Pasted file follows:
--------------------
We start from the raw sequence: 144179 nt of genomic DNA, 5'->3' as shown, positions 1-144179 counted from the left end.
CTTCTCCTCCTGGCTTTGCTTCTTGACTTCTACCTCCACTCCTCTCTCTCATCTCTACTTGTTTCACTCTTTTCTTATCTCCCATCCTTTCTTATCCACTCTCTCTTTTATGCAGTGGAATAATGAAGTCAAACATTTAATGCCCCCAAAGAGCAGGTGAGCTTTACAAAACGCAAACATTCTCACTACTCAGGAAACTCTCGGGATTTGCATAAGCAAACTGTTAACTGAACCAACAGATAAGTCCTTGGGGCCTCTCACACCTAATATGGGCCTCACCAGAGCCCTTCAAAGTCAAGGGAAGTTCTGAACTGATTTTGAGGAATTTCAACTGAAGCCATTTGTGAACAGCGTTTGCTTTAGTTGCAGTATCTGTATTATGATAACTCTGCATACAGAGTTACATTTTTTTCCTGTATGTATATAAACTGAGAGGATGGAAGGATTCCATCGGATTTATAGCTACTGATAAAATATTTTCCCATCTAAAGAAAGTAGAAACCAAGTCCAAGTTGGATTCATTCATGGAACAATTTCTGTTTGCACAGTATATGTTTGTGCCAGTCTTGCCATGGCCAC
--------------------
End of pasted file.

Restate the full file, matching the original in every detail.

We start from the raw sequence: 144179 nt of genomic DNA, 5'->3' as shown, positions 1-144179 counted from the left end.
CTTCTCCTCCTGGCTTTGCTTCTTGACTTCTACCTCCACTCCTCTCTCTCATCTCTACTTGTTTCACTCTTTTCTTATCTCCCATCCTTTCTTATCCACTCTCTCTTTTATGCAGTGGAATAATGAAGTCAAACATTTAATGCCCCCAAAGAGCAGGTGAGCTTTACAAAACGCAAACATTCTCACTACTCAGGAAACTCTCGGGATTTGCATAAGCAAACTGTTAACTGAACCAACAGATAAGTCCTTGGGGCCTCTCACACCTAATATGGGCCTCACCAGAGCCCTTCAAAGTCAAGGGAAGTTCTGAACTGATTTTGAGGAATTTCAACTGAAGCCATTTGTGAACAGCGTTTGCTTTAGTTGCAGTATCTGTATTATGATAACTCTGCATACAGAGTTACATTTTTTTCCTGTATGTATATAAACTGAGAGGATGGAAGGATTCCATCGGATTTATAGCTACTGATAAAATATTTTCCCATCTAAAGAAAGTAGAAACCAAGTCCAAGTTGGATTCATTCATGGAACAATTTCTGTTTGCACAGTATATGTTTGTGCCAGTCTTGCCATGGCCAC